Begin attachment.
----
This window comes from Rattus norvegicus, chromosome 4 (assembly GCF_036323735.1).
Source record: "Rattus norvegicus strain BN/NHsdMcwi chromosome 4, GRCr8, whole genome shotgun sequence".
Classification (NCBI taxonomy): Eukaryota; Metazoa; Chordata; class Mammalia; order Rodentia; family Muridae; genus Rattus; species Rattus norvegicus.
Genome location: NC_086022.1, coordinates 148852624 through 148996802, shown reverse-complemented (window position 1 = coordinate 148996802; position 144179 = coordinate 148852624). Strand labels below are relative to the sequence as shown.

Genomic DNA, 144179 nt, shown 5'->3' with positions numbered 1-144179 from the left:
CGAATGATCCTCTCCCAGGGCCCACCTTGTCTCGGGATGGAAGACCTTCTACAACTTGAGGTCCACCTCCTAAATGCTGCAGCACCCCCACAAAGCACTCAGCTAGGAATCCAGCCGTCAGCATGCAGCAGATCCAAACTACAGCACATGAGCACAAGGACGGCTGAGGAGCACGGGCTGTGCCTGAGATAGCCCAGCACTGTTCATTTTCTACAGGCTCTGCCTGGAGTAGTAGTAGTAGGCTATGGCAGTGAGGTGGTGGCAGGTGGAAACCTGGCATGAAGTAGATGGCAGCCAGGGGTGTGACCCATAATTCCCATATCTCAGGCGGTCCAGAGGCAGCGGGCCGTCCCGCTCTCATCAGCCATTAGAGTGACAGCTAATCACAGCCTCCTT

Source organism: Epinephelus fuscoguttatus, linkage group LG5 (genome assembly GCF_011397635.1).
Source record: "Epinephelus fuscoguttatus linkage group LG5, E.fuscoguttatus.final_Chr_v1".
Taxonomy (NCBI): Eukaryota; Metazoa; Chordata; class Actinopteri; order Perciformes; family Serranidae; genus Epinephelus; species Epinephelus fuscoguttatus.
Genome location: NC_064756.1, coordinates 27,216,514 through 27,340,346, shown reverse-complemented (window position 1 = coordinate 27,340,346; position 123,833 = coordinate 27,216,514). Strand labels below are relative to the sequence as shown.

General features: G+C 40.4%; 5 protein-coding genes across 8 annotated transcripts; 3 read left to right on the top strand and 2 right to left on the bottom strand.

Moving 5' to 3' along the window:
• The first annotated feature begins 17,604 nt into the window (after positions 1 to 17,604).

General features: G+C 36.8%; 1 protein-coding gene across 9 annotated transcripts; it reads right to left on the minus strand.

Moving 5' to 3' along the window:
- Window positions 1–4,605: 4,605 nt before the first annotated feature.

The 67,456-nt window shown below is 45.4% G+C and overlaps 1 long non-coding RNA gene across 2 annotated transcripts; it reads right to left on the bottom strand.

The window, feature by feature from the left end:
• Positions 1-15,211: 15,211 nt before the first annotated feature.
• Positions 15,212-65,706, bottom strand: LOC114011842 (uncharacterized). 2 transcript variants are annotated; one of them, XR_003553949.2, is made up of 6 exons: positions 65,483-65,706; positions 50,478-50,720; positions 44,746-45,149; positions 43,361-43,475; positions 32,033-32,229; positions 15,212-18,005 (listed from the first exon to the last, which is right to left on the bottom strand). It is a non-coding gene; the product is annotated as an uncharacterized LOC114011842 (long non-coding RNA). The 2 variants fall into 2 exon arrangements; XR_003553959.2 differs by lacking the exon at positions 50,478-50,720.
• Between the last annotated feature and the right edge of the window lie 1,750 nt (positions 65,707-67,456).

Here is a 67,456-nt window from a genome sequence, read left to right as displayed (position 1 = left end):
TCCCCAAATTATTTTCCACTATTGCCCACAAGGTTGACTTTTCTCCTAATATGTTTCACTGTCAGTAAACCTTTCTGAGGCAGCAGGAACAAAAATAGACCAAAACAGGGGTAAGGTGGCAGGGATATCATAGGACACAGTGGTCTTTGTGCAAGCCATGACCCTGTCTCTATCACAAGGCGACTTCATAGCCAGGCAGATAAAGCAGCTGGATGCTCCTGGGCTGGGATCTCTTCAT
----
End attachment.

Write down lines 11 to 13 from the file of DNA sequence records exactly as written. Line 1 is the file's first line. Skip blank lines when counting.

General features: G+C 40.4%; 5 protein-coding genes across 8 annotated transcripts; 3 read left to right on the top strand and 2 right to left on the bottom strand.

Moving 5' to 3' along the window:
• The first annotated feature begins 17,604 nt into the window (after positions 1 to 17,604).